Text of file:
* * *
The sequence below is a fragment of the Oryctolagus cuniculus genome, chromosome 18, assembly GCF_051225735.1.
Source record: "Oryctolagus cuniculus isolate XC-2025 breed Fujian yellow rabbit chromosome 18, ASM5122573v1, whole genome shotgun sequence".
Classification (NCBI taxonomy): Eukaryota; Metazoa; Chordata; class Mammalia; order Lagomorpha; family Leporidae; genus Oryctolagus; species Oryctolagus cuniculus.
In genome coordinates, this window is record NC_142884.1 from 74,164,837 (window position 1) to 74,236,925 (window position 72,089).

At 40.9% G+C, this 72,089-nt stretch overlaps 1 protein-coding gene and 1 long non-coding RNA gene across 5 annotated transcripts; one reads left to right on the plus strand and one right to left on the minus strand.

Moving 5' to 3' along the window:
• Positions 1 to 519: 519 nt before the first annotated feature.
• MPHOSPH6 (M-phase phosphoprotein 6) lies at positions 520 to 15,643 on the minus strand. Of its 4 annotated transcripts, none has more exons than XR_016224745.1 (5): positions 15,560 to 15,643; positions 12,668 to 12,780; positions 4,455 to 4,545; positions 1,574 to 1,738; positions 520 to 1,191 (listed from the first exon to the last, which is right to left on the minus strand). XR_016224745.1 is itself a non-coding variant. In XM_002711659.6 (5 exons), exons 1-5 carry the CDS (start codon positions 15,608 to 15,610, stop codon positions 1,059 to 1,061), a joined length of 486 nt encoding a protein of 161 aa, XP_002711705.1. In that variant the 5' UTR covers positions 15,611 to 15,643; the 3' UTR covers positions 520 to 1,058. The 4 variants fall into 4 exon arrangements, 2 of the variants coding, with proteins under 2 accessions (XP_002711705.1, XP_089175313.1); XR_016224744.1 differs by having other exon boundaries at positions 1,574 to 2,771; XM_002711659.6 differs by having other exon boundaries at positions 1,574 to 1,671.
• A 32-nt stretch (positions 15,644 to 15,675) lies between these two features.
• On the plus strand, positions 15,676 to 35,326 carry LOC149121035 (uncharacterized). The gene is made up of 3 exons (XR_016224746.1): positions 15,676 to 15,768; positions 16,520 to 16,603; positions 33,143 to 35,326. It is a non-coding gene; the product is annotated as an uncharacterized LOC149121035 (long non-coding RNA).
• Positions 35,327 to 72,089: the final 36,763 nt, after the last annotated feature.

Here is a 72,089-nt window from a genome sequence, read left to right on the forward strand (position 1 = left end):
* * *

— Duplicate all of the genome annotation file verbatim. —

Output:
The sequence below is a fragment of the Oryctolagus cuniculus genome, chromosome 18, assembly GCF_051225735.1.
Source record: "Oryctolagus cuniculus isolate XC-2025 breed Fujian yellow rabbit chromosome 18, ASM5122573v1, whole genome shotgun sequence".
Classification (NCBI taxonomy): Eukaryota; Metazoa; Chordata; class Mammalia; order Lagomorpha; family Leporidae; genus Oryctolagus; species Oryctolagus cuniculus.
In genome coordinates, this window is record NC_142884.1 from 74,164,837 (window position 1) to 74,236,925 (window position 72,089).

At 40.9% G+C, this 72,089-nt stretch overlaps 1 protein-coding gene and 1 long non-coding RNA gene across 5 annotated transcripts; one reads left to right on the plus strand and one right to left on the minus strand.

Moving 5' to 3' along the window:
• Positions 1 to 519: 519 nt before the first annotated feature.
• MPHOSPH6 (M-phase phosphoprotein 6) lies at positions 520 to 15,643 on the minus strand. Of its 4 annotated transcripts, none has more exons than XR_016224745.1 (5): positions 15,560 to 15,643; positions 12,668 to 12,780; positions 4,455 to 4,545; positions 1,574 to 1,738; positions 520 to 1,191 (listed from the first exon to the last, which is right to left on the minus strand). XR_016224745.1 is itself a non-coding variant. In XM_002711659.6 (5 exons), exons 1-5 carry the CDS (start codon positions 15,608 to 15,610, stop codon positions 1,059 to 1,061), a joined length of 486 nt encoding a protein of 161 aa, XP_002711705.1. In that variant the 5' UTR covers positions 15,611 to 15,643; the 3' UTR covers positions 520 to 1,058. The 4 variants fall into 4 exon arrangements, 2 of the variants coding, with proteins under 2 accessions (XP_002711705.1, XP_089175313.1); XR_016224744.1 differs by having other exon boundaries at positions 1,574 to 2,771; XM_002711659.6 differs by having other exon boundaries at positions 1,574 to 1,671.
• A 32-nt stretch (positions 15,644 to 15,675) lies between these two features.
• On the plus strand, positions 15,676 to 35,326 carry LOC149121035 (uncharacterized). The gene is made up of 3 exons (XR_016224746.1): positions 15,676 to 15,768; positions 16,520 to 16,603; positions 33,143 to 35,326. It is a non-coding gene; the product is annotated as an uncharacterized LOC149121035 (long non-coding RNA).
• Positions 35,327 to 72,089: the final 36,763 nt, after the last annotated feature.

Here is a 72,089-nt window from a genome sequence, read left to right on the forward strand (position 1 = left end):